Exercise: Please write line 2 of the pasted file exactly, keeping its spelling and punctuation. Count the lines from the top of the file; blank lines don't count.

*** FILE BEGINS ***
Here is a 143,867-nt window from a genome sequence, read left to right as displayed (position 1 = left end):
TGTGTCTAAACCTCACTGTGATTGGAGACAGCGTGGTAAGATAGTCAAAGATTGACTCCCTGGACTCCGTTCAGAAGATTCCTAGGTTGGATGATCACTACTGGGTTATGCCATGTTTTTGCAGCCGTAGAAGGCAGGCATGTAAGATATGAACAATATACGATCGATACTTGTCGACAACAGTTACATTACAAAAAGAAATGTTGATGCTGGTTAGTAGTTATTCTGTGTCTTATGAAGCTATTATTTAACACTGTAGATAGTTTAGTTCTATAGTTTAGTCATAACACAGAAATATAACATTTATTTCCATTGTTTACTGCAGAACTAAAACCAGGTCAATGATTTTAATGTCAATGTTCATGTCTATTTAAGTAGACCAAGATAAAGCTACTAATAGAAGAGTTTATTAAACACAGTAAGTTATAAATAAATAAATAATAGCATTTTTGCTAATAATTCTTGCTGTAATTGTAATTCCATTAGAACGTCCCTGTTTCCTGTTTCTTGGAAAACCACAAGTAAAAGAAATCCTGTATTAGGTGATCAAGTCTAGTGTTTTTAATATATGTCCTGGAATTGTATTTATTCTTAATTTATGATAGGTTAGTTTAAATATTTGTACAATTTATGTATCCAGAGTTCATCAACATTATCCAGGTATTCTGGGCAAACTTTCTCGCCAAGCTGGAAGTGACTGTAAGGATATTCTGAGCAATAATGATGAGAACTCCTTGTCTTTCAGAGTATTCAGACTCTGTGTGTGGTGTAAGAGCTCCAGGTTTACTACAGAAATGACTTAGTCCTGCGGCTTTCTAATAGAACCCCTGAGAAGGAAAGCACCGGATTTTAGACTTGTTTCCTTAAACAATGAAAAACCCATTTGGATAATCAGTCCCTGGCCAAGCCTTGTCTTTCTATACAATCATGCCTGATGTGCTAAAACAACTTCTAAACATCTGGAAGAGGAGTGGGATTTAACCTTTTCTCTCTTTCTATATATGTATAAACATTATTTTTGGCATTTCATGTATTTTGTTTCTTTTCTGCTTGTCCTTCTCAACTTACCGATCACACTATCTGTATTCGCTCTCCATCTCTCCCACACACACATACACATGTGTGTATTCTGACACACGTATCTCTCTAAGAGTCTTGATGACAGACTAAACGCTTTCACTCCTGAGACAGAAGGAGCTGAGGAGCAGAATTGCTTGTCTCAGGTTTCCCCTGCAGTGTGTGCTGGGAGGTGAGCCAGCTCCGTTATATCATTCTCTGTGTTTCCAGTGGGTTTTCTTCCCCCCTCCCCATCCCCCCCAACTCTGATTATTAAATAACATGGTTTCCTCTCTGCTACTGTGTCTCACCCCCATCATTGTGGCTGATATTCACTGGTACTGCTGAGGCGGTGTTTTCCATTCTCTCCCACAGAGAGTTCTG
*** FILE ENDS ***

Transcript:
TGTGTCTAAACCTCACTGTGATTGGAGACAGCGTGGTAAGATAGTCAAAGATTGACTCCCTGGACTCCGTTCAGAAGATTCCTAGGTTGGATGATCACTACTGGGTTATGCCATGTTTTTGCAGCCGTAGAAGGCAGGCATGTAAGATATGAACAATATACGATCGATACTTGTCGACAACAGTTACATTACAAAAAGAAATGTTGATGCTGGTTAGTAGTTATTCTGTGTCTTATGAAGCTATTATTTAACACTGTAGATAGTTTAGTTCTATAGTTTAGTCATAACACAGAAATATAACATTTATTTCCATTGTTTACTGCAGAACTAAAACCAGGTCAATGATTTTAATGTCAATGTTCATGTCTATTTAAGTAGACCAAGATAAAGCTACTAATAGAAGAGTTTATTAAACACAGTAAGTTATAAATAAATAAATAATAGCATTTTTGCTAATAATTCTTGCTGTAATTGTAATTCCATTAGAACGTCCCTGTTTCCTGTTTCTTGGAAAACCACAAGTAAAAGAAATCCTGTATTAGGTGATCAAGTCTAGTGTTTTTAATATATGTCCTGGAATTGTATTTATTCTTAATTTATGATAGGTTAGTTTAAATATTTGTACAATTTATGTATCCAGAGTTCATCAACATTATCCAGGTATTCTGGGCAAACTTTCTCGCCAAGCTGGAAGTGACTGTAAGGATATTCTGAGCAATAATGATGAGAACTCCTTGTCTTTCAGAGTATTCAGACTCTGTGTGTGGTGTAAGAGCTCCAGGTTTACTACAGAAATGACTTAGTCCTGCGGCTTTCTAATAGAACCCCTGAGAAGGAAAGCACCGGATTTTAGACTTGTTTCCTTAAACAATGAAAAACCCATTTGGATAATCAGTCCCTGGCCAAGCCTTGTCTTTCTATACAATCATGCCTGATGTGCTAAAACAACTTCTAAACATCTGGAAGAGGAGTGGGATTTAACCTTTTCTCTCTTTCTATATATGTATAAACATTATTTTTGGCATTTCATGTATTTTGTTTCTTTTCTGCTTGTCCTTCTCAACTTACCGATCACACTATCTGTATTCGCTCTCCATCTCTCCCACACACACATACACATGTGTGTATTCTGACACACGTATCTCTCTAAGAGTCTTGATGACAGACTAAACGCTTTCACTCCTGAGACAGAAGGAGCTGAGGAGCAGAATTGCTTGTCTCAGGTTTCCCCTGCAGTGTGTGCTGGGAGGTGAGCCAGCTCCGTTATATCATTCTCTGTGTTTCCAGTGGGTTTTCTTCCCCCCTCCCCATCCCCCCCAACTCTGATTATTAAATAACATGGTTTCCTCTCTGCTACTGTGTCTCACCCCCATCATTGTGGCTGATATTCACTGGTACTGCTGAGGCGGTGTTTTCCATTCTCTCCCACAGAGAGTTCTG